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July 01, 2008

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Joseph

Great idea to use polystyrene for the supports - has it been tested long enough to show that it will withstand the weight and conditions?

Regards
Joseph

Greenscaper Bob

Good question Joseph. Consider this a "beta test" planter for me personally, but well tested by the Rooftop Garden Project. This 3/4" thick material is sturdy stuff. As always, I'll report progress.

Joseph

I see you get up as early as I do...! I had seen this design at the RGP site but thought the material used was a hard plastic or similar. I'm going to try this with a round bucket I've been eyeing lately to transplant one of my Tomato plants which has outgrown it's pot.

Greenscaper Bob

Good out of the box thinking Joseph. This method of creating a reservoir definitely has wider applicability than just these tote boxes.

E Bone

I have really enjoyed making some homemade grow boxes, with great results in less than one month. I am already eating lettuce that I planted 24 days ago. I've also made some sub-irrigating planters for houseplants out of two liter bottles. I found all the plans online, posted by generous persons like yourself. Thanks!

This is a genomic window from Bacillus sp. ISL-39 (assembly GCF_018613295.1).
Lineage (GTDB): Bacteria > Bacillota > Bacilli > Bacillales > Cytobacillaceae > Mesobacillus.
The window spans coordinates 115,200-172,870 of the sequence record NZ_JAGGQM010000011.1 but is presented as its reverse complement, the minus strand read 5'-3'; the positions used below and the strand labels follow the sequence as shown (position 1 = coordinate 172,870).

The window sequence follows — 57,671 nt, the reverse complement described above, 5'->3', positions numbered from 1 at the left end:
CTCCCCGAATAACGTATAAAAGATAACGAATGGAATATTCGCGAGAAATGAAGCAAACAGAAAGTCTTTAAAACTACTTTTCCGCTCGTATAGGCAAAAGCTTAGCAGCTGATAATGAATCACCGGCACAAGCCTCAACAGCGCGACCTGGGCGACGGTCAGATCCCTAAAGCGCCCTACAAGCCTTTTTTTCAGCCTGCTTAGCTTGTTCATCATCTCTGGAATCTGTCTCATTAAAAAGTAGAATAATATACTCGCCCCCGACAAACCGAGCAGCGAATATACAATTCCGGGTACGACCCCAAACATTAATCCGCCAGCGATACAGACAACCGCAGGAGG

One question. Where were you able to purchase polystyrene panels? I have not been able to locate any yet. I want to try that method versus using two totes for each grow box. It seems less wasteful. Also, it seems like a good way to convert traditional pots to sub-irrigated systems.

Greenscaper Bob

Nice going on making the planters!

I bought a package of Panel Foam (eps insulation board) at Lowe's. The cost was about $7 for 6 pieces (3/4" x 13 5/8" x 48") I would think that it is available at other DIY stores. Also consider using vinyl floor tiles. The objective is to have the box be easy to make without power tools.

E Bone

Thanks for the response--I'll check out Lowe's today. In terms of viral ideas, your idea to make two liter bottle planters is contagious. I am infected, that's for sure. I already gave four bottle planters to different neighbors. These neighbors are also watching my sub-irrigated grow boxes with a lot of interest. Several neighbors have agreed to collect two liter bottles for me, as well.